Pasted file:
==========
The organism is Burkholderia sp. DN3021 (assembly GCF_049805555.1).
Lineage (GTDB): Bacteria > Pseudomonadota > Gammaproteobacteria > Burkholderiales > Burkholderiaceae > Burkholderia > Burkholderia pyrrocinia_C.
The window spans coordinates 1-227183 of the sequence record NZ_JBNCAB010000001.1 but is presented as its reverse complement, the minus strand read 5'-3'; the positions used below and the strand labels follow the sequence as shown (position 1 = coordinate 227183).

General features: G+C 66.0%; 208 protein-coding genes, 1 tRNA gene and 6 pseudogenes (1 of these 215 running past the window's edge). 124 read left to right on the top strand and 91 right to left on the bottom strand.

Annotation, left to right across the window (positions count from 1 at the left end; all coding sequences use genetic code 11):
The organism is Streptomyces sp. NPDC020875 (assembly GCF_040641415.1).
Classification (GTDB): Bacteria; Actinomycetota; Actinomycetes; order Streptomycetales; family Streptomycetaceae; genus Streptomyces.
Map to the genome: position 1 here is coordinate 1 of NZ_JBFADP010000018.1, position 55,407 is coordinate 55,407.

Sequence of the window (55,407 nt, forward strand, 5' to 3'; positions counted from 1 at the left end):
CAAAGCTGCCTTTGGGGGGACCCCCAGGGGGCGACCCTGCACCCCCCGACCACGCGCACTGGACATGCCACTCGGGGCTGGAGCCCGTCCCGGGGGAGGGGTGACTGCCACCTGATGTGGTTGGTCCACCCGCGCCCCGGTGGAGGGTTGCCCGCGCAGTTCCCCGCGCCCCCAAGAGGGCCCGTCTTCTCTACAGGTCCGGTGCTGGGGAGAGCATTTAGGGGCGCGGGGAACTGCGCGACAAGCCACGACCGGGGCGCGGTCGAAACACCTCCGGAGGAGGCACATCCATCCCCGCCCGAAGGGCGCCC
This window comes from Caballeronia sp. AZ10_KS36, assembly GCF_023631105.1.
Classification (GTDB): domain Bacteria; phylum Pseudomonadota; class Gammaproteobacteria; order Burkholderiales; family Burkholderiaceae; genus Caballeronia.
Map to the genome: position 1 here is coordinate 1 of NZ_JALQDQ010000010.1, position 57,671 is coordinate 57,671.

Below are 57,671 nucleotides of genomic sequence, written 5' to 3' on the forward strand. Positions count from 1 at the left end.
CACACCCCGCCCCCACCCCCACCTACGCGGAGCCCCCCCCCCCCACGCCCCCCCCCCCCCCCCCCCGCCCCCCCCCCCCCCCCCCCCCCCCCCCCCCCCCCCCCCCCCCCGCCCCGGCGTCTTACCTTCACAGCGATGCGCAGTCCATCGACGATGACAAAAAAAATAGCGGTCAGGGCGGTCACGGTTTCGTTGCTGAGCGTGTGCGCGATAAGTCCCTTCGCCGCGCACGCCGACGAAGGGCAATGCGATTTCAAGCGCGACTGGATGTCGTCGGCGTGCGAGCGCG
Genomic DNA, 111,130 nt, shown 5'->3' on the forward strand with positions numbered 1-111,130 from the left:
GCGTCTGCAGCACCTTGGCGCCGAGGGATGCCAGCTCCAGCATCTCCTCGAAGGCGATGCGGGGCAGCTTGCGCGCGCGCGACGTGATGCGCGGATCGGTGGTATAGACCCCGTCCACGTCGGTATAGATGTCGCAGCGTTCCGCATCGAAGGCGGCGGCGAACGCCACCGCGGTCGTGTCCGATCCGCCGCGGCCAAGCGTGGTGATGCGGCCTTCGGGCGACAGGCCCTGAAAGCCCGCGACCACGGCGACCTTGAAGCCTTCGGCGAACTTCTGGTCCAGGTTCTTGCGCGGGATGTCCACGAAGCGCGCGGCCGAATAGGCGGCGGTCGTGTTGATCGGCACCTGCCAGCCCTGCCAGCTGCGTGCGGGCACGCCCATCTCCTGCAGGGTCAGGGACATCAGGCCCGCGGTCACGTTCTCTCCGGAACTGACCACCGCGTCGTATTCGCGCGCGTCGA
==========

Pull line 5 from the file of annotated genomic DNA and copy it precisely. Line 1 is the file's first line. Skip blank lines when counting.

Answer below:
Annotation, left to right across the window (positions count from 1 at the left end; all coding sequences use genetic code 11):